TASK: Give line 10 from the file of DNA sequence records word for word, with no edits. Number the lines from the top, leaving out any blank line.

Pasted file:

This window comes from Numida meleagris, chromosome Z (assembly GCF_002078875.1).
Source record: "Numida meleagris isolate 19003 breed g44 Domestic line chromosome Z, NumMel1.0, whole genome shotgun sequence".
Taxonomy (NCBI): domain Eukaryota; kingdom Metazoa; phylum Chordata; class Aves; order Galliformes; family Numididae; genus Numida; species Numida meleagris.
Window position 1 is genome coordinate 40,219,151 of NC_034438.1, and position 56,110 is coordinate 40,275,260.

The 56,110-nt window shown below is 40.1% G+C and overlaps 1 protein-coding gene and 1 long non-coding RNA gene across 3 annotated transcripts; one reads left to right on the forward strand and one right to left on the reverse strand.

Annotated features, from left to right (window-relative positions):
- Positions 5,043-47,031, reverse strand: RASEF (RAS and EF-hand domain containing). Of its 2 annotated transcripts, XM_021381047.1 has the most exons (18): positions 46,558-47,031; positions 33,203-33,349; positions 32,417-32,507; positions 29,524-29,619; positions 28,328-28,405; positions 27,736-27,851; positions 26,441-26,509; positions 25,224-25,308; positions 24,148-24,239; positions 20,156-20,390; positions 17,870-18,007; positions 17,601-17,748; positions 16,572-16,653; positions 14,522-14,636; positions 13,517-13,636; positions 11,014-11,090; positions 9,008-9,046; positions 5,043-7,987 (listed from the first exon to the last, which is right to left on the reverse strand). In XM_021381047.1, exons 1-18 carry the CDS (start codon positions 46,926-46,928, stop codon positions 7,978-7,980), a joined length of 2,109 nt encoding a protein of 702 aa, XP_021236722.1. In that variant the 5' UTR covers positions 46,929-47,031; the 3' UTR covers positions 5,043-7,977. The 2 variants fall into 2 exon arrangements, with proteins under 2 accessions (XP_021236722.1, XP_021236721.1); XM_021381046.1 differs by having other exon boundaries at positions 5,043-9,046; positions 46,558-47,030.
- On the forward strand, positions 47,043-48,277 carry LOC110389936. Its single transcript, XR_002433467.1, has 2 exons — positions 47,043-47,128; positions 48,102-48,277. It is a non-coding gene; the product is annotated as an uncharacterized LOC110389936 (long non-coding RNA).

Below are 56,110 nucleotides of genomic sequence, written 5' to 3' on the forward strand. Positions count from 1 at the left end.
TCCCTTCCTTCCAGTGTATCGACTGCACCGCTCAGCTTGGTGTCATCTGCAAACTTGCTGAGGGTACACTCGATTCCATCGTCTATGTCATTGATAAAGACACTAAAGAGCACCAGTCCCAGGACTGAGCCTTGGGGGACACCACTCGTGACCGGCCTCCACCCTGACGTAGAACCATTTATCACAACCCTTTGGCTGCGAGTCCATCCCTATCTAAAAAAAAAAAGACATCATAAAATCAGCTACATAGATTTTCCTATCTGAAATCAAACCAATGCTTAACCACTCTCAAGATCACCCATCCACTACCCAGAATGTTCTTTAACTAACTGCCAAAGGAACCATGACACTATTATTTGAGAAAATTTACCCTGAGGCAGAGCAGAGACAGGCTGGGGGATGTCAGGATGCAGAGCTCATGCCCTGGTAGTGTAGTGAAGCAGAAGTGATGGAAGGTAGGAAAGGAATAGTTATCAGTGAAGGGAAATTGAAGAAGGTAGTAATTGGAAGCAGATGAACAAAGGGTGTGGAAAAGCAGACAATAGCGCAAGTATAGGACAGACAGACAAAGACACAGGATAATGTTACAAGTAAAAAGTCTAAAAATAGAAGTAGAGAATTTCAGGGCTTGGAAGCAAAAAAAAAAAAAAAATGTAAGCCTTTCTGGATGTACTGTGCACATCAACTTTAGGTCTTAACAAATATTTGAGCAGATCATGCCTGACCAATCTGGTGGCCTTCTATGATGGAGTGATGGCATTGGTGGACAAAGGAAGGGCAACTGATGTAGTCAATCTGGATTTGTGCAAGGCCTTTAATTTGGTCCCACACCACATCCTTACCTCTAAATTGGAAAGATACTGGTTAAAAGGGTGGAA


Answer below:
TCCCTTCCTTCCAGTGTATCGACTGCACCGCTCAGCTTGGTGTCATCTGCAAACTTGCTGAGGGTACACTCGATTCCATCGTCTATGTCATTGATAAAGACACTAAAGAGCACCAGTCCCAGGACTGAGCCTTGGGGGACACCACTCGTGACCGGCCTCCACCCTGACGTAGAACCATTTATCACAACCCTTTGGCTGCGAGTCCATCCCTATCTAAAAAAAAAAAGACATCATAAAATCAGCTACATAGATTTTCCTATCTGAAATCAAACCAATGCTTAACCACTCTCAAGATCACCCATCCACTACCCAGAATGTTCTTTAACTAACTGCCAAAGGAACCATGACACTATTATTTGAGAAAATTTACCCTGAGGCAGAGCAGAGACAGGCTGGGGGATGTCAGGATGCAGAGCTCATGCCCTGGTAGTGTAGTGAAGCAGAAGTGATGGAAGGTAGGAAAGGAATAGTTATCAGTGAAGGGAAATTGAAGAAGGTAGTAATTGGAAGCAGATGAACAAAGGGTGTGGAAAAGCAGACAATAGCGCAAGTATAGGACAGACAGACAAAGACACAGGATAATGTTACAAGTAAAAAGTCTAAAAATAGAAGTAGAGAATTTCAGGGCTTGGAAGCAAAAAAAAAAAAAAAATGTAAGCCTTTCTGGATGTACTGTGCACATCAACTTTAGGTCTTAACAAATATTTGAGCAGATCATGCCTGACCAATCTGGTGGCCTTCTATGATGGAGTGATGGCATTGGTGGACAAAGGAAGGGCAACTGATGTAGTCAATCTGGATTTGTGCAAGGCCTTTAATTTGGTCCCACACCACATCCTTACCTCTAAATTGGAAAGATACTGGTTAAAAGGGTGGAA